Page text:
DETAILED DESCRIPTION OF THE DRAWINGS

The apparatus assembly and method of the present invention are further described with reference to the accompanying drawings in which:

FIG. 1 is an illustration of optical fibers resting in grooves of a first coupler element in accordance with the present invention.

FIG. 2 is an illustration of optical fibers sandwiched in a first coupler in accordance with the present invention.

FIG. 3 is an illustration of a first coupler with posts extending therefrom in accordance with the present invention.

FIG. 4 is a side view illustration of a first coupler in accordance with the present invention.

FIG. 5 is an illustration of a passive alignment of an array of laser coupler components with an array of optical fibers sandwiched in a first coupler in accordance with the present invention.

FIGS. 6A through 6E illustrate an active alignment of an array of laser coupler components with an array of optical fibers sandwiched in a first coupler in accordance with the present invention.

FIG. 7A is an illustration of a receptacle housing having received a first coupler in accordance with the present invention.

FIG. 7B is a cross-sectional view of the receptacle housing of FIG. 7A taken along line 7B—7B in accordance with the present invention.

FIGS. 8A through 8D are illustrations of a preferred embodiment of a receptacle housing in accordance with the present invention.

FIG. 9 is a side view illustration of a second coupler in accordance with the present invention.

FIGS. 10A through 10D are illustrations of a second coupler housing for surrounding a second coupler in accordance with the present invention.

FIGS. 11A through 11C are illustrations of a preferred embodiment for a plug for retaining a second coupler housing and second coupler in accordance with the present invention.

FIG. 12 is an illustration of a passive alignment of a first coupler and a second coupler when a plug is inserted into a receptacle housing in accordance with the present invention.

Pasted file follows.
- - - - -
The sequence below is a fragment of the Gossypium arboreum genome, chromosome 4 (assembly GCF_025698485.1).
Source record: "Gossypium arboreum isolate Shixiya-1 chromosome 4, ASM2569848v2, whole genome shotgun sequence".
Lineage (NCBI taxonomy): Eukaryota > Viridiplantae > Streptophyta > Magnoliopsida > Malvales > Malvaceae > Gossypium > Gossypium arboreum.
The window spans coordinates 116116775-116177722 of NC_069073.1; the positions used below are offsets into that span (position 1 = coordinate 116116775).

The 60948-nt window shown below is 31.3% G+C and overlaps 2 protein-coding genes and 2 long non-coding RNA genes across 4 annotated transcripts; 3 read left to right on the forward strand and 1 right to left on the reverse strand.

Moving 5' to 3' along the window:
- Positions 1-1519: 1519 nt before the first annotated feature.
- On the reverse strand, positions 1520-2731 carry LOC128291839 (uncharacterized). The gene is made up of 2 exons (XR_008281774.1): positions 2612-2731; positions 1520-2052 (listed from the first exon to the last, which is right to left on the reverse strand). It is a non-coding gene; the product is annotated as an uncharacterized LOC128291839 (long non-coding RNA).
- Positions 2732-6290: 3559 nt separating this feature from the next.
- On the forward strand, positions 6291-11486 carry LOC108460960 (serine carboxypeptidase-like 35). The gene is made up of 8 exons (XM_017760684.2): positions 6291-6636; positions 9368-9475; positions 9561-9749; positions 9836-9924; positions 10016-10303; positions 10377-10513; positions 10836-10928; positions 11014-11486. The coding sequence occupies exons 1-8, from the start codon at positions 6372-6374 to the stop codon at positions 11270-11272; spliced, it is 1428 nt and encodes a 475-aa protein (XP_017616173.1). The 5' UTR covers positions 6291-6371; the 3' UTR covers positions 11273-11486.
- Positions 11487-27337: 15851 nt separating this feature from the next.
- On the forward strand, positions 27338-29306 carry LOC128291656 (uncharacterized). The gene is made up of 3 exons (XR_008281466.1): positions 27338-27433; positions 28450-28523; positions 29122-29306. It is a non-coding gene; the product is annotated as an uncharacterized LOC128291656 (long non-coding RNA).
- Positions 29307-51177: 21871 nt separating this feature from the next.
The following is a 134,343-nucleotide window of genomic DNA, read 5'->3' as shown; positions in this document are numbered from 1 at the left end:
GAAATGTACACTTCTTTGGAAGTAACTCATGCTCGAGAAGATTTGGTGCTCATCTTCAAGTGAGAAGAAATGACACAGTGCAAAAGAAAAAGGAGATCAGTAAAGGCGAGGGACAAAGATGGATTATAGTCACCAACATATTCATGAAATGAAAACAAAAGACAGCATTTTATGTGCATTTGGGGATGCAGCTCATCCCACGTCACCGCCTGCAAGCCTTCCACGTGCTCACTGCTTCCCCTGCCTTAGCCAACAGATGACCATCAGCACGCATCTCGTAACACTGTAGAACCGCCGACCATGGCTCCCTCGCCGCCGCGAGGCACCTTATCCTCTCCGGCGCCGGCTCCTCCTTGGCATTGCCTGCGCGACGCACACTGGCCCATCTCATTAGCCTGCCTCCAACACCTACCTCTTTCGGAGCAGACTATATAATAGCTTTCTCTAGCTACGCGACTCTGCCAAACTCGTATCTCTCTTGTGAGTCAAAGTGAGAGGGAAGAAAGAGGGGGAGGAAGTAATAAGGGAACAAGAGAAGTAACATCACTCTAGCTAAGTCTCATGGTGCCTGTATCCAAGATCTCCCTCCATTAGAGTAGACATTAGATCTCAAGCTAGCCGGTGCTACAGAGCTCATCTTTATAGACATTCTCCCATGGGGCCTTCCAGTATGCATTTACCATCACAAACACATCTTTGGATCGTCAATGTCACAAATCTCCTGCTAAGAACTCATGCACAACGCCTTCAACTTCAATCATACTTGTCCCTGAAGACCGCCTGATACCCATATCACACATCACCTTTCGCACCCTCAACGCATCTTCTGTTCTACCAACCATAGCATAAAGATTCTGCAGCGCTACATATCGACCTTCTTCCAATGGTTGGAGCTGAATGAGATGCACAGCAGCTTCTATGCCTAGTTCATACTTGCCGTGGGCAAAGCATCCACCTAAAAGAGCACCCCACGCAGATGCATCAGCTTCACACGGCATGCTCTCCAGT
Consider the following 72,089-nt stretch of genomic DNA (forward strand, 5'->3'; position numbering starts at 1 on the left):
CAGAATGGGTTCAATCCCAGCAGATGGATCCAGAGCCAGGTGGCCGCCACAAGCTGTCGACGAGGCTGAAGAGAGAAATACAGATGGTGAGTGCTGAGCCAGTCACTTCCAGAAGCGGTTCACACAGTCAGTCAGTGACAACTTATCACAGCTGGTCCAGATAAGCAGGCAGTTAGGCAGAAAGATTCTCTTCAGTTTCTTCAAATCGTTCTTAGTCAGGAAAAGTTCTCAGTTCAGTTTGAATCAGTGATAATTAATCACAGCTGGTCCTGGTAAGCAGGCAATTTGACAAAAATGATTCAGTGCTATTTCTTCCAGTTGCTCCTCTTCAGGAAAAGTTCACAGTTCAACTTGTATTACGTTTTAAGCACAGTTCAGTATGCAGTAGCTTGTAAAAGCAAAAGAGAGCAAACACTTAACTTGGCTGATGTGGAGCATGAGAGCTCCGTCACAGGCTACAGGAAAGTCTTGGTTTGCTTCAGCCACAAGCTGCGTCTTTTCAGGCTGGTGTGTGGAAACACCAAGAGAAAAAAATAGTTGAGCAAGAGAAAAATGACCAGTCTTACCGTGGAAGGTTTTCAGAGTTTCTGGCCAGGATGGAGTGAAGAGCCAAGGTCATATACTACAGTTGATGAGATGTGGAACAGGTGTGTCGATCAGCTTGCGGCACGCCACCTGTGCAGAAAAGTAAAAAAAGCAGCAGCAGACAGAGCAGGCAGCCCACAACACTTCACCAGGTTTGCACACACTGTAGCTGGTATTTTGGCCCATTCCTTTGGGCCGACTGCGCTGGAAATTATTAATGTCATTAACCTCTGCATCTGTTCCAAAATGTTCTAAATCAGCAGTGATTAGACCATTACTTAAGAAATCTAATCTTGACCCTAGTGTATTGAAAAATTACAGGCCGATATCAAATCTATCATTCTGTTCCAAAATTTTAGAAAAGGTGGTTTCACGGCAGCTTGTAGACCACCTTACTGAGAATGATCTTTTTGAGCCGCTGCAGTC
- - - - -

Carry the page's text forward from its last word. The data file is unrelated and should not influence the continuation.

FIG. 13 is a top view illustration of a receptacle housing with a first coupler passively coupled to a second coupler inside the receptacle housing in accordance with the present invention.

FIG. 14 is an illustration of a second embodiment of a second coupler housing surrounding a second coupler in accordance with the present invention.

FIG. 15 is an illustration of a receptacle housing showing the passive alignment of a first coupler with a second coupler in accordance with the second embodiment of a second coupler housing and second coupler of the present invention.

FIGS. 16A and 16B are illustrations of a preferred embodiment of a plug inserted into a receptacle housing in accordance with the present invention.

FIGS. 17A through 17C are illustrations of a preferred embodiment of a plug inserted into a receptacle housing having a lift feature portion and an electromagnetic interference shield in accordance with the present invention.

FIG. 18 is an exploded view of a preferred embodiment of the VCSEL or detector to optical fiber plug assembly in accordance with the present invention.

FIG. 19 is a perspective view of an alternative embodiment of the cable assembly of the present invention.

FIG. 20 displays a detailed view of the plug portion of an alternative embodiment of cable assembly of the present invention.

FIG. 21 displays a boot portion of an alternative embodiment of the cable assembly in accordance with the present invention.

DETAILED DESCRIPTION OF PREFERRED EMBODIMENTS

The present invention provides a method for actively aligning light transmitters, receivers or transceivers, such as VCSELs and laser detectors, to a light transport terminal, such as a ferrule, and an improved assembly for housing actively aligned VCSELs or detectors to a light transport terminal, such as a ferrule. Presently preferred embodiments of the method and apparatus assembly of the present invention are further described with reference to FIGS. 1 through 21.

FIG. 1 is an illustration of a first coupler element in accordance with the present invention. A first coupler 101, or first light transport element, generally consists of two halves 101 a and 101 b (only one coupler half 101 a is shown). Preferably, halves 101 a and 101 b are substantially symmetrical and identical, and have twelve grooves formed therein for an array 45 of twelve optical fibers. Array 45 is suited to certain computer applications, wherein eight lines serve as a bus, one line serves as a clock, and several lines serve to carry redundant data for confirmation or in case of a data loss. However, any number of optical fibers and grooves could be employed with the present invention. Thus, although a preferred embodiment is described with respect to an array of twelve aligned signal carriers, any number can be used within the scope and spirit of the present invention.